The First Century Christian Conference/ Convention

They (the believers) devoted themselves to the apostles’ teaching and to the fellowship, to the breaking of bread and to prayer. Everyone was filled with awe, and many wonders and miraculous signs wede done by the apostles. All the believers were together and had everything in common. Selling their possessions and goods, they gave to anyone as he had need. Every day they continued to meet together in the temple courts. They broke bread in their homes and ate together with glad and sincere hearts, praising God and enjoying the favor of all the people. And the Lord added to their number daily those who were being saved. – Acts 2:42-47, NIV

The book of Acts is one of the books that come closest to my heart. Probably because the Old Testament is a bit farther from my personal cultural experience and Revelation simply has too many variables when it comes to interpreting its meaning. Acts, however, speaks at a level I seem to understand easier. Well, anyways. These few verses have been on my mind lately because a few weeks back I was sitting at church on a Sunday, I heard an announcement of a conference and suddenly I thought – It appears that only at conferences we come close to living as it’s described in the quote above.

Now, I say “come close” because even at conferences (at least the ones I’ve attended) it would take quite some effort on a visitor’s side to see the sincere fellowship. That one, which comes to be as a consequence of one’s love for Jesus, not so much because we’re having cookies and coffee and it’s odd not to talk to each other. Perhaps what I’ve experienced so far is cultural – not all cultures have that aspect of immediate intimacy with “strangers”. But then I’d argue – why would that matter – we’re brothers and sisters, not strangers… Or is that just Christian slang?!

I won’t even dig into the financial and material aspects of the passage from Acts. I’ll get too controversial. I would like to focus on the attitude towards these events – the conferences, etc. It appears to me that because conferences are such massive events, long spoken of and lots worked on people attending them are different. When compared to a regular Sunday service the conference shines with: more uplifting music (yet, same lyrics!), more devoted prayer times (go figure!), establishment of new friendships (I suppose at church we can’t get closer friends than we are…), better preaching (yet, from the same old Bible)… And the list goes on.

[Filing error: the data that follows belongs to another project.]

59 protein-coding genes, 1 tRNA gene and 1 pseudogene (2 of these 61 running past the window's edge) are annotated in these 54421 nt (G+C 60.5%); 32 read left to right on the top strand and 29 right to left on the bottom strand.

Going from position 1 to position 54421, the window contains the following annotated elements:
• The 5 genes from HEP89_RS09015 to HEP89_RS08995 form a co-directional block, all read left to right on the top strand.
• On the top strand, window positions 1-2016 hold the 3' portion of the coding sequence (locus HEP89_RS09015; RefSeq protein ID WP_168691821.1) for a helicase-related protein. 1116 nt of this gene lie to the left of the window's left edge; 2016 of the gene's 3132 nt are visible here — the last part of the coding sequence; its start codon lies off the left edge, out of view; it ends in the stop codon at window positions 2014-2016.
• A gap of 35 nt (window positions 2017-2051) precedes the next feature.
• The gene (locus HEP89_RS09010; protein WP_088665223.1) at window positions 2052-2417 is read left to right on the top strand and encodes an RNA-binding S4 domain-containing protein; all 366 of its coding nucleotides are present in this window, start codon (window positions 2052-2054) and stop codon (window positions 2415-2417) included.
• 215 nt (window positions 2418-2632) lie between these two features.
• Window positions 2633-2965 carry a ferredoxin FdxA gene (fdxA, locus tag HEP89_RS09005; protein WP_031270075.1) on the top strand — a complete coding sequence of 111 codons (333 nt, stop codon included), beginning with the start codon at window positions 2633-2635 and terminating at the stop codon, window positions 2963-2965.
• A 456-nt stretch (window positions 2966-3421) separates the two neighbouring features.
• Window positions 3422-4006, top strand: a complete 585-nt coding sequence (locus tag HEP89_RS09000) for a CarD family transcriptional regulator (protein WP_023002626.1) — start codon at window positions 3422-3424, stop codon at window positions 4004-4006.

So, we have the same people (personality-wise), same Bible, same lyrics we sing… just a different location and in different numbers. In this case one might as well call the conference/ congress a social gathering and get it over with. But don’t you dare calling Sunday services so… Have we all become so number and outward-driven believers that when we’re small in number and know each other’s glitches and mis-steps “the fellowship” can’t take place?!

Why do we tend to cry and kneel (before our seats) mostly at conferences? Why do we only clap for all songs at the conferences (well, and lift our hands up all the time of the slow ones)? Why is feet-washing so acceptable at an international conference, but not so in the local church? How come everyone’s attentive to the 45min. sermon at the congress, but can’t wait for the 20min. preaching on regular Sundays to end? Lastly, why in the freakin’ world everyone leaving the conference would say they were uplifted and encouraged in their faith… they worshipped at a brand new level… and this is considered “a special” when it occurs on regular Sundays? Then, of course, we have the fact that a regular church attendant is ready to take an odd 4-5 day vacation and travel to another country to go to church, and that same person can’t find time to travel 30min. to prayer meeting on Wednesday?!

Ah, I suppose I can keep asking questions, but what’s the point if they don’t get answered. Awakening doesn’t take place. And we want revival sweeping throughout – duuh, won’t happen!

P.S. As for the title – what’s described in Acts 2:42-47 seems to be everything but a once-in-4-years-event. Maybe cause they didn’t have the time to prepare one… Who knows! It’s more like daily living, driven by an inner change in the person. I suppose it was the only thing they could do back then.

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